Yes, the ingredients are in place for the torch to finally be passed — at least for the moment — to a new men’s Grand Slam champion. And if it does play out that way, what will it feel like? It’s tough to say, as there has only been one blip on the Big Three’s radar since 2005.
Physically, Roger Federer looks great. Mentally? It would be fascinating to get into his head to see how Andy Roddick’s retirement affected him.
Maybe Roger Federer had too much time off between U.S. Open matches. This much is certain: He won’t be playing again at this year’s tournament after losing to Tomas Berdych in the quarterfinals.
In front of a sparse crowd at Louis Armstrong Stadium, Andy Murray didn’t quite feel as though he was playing in a Grand Slam quarterfinal. And Murray wasn’t exactly playing like an Olympic gold medalist.
One loss from retirement, No. 20 seed Roddick plays his fourth-round match against No. 7 seed Juan Martin del Potro on Tuesday night, in search of the first big-time upset in a men’s draw that has mostly gone to form — and very quietly at that.
The 30-year-old American, who was seeded 23rd at Flushing Meadows, missed about 2½ months this season because of an accelerated heartbeat and had a medical procedure in May.
Top-seeded Federer faced only a single break point in his 6-3, 6-4, 6-4 victory over No. 25 Fernando Verdasco on Saturday and won it with the longest point of the match
His opponent was pretty sure he had put the lob out of Roger Federer’s reach. Not quite. Federer extended his body, reached up to his backhand side and angled it off for a winner.
Andy Roddick said that the US Open will be the last tournament of his career. The 2003 US Open champion and former No. 1 announced his plans to retire at a news conference on Thursday, his 30th birthday.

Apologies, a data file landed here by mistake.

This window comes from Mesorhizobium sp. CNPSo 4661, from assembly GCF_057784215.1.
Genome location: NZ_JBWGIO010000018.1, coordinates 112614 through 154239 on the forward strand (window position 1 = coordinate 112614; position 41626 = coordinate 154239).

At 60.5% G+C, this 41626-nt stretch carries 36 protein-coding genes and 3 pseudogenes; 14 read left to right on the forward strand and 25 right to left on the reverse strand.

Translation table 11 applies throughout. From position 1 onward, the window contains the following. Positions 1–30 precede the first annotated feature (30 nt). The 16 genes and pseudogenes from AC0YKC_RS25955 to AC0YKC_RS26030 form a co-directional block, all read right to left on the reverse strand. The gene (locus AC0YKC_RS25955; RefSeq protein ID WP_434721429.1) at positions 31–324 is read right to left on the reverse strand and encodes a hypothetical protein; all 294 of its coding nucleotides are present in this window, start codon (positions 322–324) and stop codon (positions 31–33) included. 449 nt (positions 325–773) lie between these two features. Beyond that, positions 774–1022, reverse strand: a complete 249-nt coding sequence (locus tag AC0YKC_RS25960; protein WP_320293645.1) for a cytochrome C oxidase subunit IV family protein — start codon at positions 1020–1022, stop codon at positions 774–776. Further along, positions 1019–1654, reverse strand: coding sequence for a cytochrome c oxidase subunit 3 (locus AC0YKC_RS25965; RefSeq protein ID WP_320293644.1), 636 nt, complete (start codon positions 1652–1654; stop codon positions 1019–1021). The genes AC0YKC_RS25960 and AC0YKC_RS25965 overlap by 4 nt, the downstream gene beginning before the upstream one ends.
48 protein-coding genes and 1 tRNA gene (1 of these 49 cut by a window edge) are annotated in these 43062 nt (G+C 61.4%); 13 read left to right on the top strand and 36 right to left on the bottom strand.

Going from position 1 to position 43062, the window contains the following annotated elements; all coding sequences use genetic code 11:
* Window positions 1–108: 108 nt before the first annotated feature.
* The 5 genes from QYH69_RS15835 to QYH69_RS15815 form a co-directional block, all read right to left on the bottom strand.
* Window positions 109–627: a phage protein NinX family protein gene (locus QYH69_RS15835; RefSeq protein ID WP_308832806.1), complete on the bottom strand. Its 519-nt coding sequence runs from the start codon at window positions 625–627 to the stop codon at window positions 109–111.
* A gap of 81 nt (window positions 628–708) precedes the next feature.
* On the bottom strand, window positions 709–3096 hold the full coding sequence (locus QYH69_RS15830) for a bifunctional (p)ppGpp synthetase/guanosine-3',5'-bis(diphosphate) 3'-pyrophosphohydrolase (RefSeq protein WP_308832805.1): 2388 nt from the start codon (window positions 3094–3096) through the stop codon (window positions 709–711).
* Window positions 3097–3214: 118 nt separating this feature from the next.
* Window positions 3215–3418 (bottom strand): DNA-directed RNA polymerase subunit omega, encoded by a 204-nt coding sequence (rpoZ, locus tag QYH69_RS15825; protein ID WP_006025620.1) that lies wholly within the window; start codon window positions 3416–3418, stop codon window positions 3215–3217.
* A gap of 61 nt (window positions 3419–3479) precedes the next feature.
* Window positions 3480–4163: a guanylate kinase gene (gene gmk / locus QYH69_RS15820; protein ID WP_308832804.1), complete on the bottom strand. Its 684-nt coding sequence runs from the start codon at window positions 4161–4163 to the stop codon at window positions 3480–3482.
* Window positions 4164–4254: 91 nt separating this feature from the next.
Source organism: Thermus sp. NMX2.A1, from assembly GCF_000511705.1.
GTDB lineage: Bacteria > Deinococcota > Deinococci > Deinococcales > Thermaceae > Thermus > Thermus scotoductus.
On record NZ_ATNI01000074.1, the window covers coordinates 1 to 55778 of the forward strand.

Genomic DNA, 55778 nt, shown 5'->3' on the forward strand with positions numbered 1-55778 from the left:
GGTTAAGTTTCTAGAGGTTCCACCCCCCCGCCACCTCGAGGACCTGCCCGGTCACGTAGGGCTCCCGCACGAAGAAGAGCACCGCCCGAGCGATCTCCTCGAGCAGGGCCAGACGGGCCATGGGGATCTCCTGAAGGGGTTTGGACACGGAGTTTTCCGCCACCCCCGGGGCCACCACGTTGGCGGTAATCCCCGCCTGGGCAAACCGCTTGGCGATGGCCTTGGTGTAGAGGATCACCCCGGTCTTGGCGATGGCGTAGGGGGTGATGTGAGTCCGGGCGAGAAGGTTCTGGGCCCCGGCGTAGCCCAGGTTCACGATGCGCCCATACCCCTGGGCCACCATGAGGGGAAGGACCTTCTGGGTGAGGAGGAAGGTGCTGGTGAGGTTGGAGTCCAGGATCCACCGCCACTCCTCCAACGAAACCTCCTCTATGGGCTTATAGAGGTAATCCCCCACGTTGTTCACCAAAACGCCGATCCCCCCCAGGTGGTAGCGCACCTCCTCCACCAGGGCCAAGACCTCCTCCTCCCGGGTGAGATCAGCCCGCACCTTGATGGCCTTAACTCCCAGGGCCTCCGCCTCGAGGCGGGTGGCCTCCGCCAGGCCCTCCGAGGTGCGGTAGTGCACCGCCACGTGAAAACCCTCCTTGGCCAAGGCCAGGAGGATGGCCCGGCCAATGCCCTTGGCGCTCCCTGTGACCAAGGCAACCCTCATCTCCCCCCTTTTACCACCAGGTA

This US Open finally got its first shocker. After three days of the top players winning decisively, fifth-seeded Jo-Wilfried Tsonga was upset by Martin Klizan of Slovakia in the second round.
James Blake, no matter how far he gets in Flushing Meadows, always brings his heart and soul to the court — and New Yorkers eat that up.
Aside from the on-court action, courtside behavior is also in play. Etiquette expert Thomas Farley joined The Couch on Tuesday to shed some light on proper behavior when at Arthur Ashe Stadium.
Maria Sharapova’s stomach ache turned out to be nothing more than that. That lopsided loss she suffered at the Olympics — well, that may have only been a false alarm, as well.
“The US Open, for me, was always, I don’t want to say easy, but very natural and I’ve always looked forward to it in a big way,” Roger Federer said on Monday.
In an Olympic year, the US Open — considered the toughest test in tennis even under normal circumstances — is essentially the season’s fifth major. That makes for quite a grueling season for the players.